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Doctor Who: The Gallifrey Times Team Reviews The Witch’s Familiar

WARNING: This post contains spoilers for The Witch’s Familiar.

Saturday night saw the opening two-parter wrap up with a story that saw living Dalek sewers, the first meeting between Missy and Davros and the controversial introduction of the sonic sunglasses. What did our team make of it? Read on to find out:

Louis (Editor)

After a stellar series premiere, The Witch’s Familiar certainly had a lot to live up to – but, thankfully it lived up to its predecessor, and then some. The scenes between the Doctor and Davros were some of the most fascinating, thought-provoking and often moving scenes between the Doctor and a villain in an awfully long time, backed up by superb performances from Peter Capaldi and Julian Bleach and acting as a neat reminder that Steven Moffat can nail simple, deeply emotional material. Missy and Clara made a fun pair, too, with Missy acting as an entertainingly unstable rogue element who could betray anyone at almost any point – as before, Michelle Gomez is an insane delight, and the indication that Missy will make a comeback in the near future is an encouraging one. There might have been a few niggles, such as the tonally inconsistent opening ten minutes and the slightly toe-curling introduction of the sonic sunglasses (the BBC really wanted a new toy, didn’t they?), but this was a worthy successor to The Magician’s Apprentice, capping off a supremely confident start to the season. 9/10

Ben (Assistant Editor)

When it comes to two-parters, the second half can often be a disappointment. With so much excitement building up in the first half and having to wait a week to see what comes next, expectations are too high and the episode doesn’t always deliver. However, The Witch’s Familiar did deliver. Whilst The Magician’s Apprentice introduced hand-mines, The Witch’s Familiar gave us Dalek sewers and an explanation behind Dalek vocabulary – disturbing ideas that add another level of craziness to the Daleks, proving that even after 50-odd years, there are still new ideas and the characters are still being developed. There was also the scene that we’ve all waited so long to see, with the Doctor stealing Davros’s chair. Whilst comic elements like this aren’t always well received by fans, it made me chuckle. The only disappointment in this episode was ‘Good Davros’, whose joking around – whether real or not – was an unwelcome twist for the character, whilst the revelation of his real eyes completely spoilt it for me. Although it was relevant to the plot, I felt it made him look too human and lost some of that eerie maniacal charm that made Davros so insane and brilliant. Overall, the episode was a strong second-parter with a lot of good elements that have made both the Doctor and the Daleks more interesting. Still not keen on Missy though. 9/10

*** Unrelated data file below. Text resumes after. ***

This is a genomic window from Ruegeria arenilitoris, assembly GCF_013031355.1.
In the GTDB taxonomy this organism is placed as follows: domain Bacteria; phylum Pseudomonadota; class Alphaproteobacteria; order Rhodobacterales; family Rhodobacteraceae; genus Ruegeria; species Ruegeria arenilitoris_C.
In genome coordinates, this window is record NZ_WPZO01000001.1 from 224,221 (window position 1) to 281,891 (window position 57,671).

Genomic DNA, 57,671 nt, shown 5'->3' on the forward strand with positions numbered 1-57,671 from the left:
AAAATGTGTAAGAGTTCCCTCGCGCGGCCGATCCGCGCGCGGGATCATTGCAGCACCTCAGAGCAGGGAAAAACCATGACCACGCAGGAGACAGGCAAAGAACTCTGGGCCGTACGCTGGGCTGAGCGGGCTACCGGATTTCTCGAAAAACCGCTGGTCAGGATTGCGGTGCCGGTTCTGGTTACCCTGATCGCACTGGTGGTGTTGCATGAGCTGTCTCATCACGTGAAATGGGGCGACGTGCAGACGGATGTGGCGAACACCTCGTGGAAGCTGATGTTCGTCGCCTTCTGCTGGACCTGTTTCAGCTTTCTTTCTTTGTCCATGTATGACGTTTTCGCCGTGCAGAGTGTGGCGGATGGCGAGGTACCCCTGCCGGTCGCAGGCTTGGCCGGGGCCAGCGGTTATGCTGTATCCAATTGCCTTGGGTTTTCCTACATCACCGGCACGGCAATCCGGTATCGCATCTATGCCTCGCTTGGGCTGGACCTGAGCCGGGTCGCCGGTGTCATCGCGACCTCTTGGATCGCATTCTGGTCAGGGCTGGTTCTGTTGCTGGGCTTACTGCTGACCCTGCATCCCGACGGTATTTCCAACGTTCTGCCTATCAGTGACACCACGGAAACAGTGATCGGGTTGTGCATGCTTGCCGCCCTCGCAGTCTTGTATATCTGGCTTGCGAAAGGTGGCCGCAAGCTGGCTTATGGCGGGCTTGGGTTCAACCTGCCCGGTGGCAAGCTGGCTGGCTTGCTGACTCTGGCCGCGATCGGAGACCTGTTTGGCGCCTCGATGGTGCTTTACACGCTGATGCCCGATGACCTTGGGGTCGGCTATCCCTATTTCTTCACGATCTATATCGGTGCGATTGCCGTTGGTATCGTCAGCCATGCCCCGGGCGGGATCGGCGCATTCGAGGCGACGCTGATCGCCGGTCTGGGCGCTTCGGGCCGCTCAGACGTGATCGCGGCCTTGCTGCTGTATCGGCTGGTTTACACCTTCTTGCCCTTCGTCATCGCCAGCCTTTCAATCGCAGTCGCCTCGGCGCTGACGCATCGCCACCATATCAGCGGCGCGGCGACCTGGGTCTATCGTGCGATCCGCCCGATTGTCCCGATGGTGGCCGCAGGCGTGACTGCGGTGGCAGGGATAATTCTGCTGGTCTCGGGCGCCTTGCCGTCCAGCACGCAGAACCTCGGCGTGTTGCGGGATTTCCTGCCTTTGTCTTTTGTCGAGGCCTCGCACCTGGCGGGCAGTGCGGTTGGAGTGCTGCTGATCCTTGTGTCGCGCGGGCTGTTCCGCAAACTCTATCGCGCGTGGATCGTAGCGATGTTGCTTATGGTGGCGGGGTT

Owen (Instagram & News)

Silly scenes seem to creep in occasionally ruining the eerie tension rising, but The Witch’s Familiar is a near elegant piece of drama, the connections between two characters are almost too good for the melodramatic usual standard of Doctor Who. Capaldi (obviously) stunned, Bleach once again showed us how brutal and rich of a villain Davros is, Coleman encrypted us back into Oswin and Gomez just showed us exactly why she’s a vital asset (cheeky) to this show. Severely well written, and dark in it’s roots, the episode never failed to match it’s predecessor’s quality – actually, out-performing it in terms of sincerely, slight but incredibly strong moments that continue to bring Series 9 into very original spotlights, shedding lights on the beauty under the style of the show – the real, emotive and sensitive substance. 9.5/10

Andrew (News)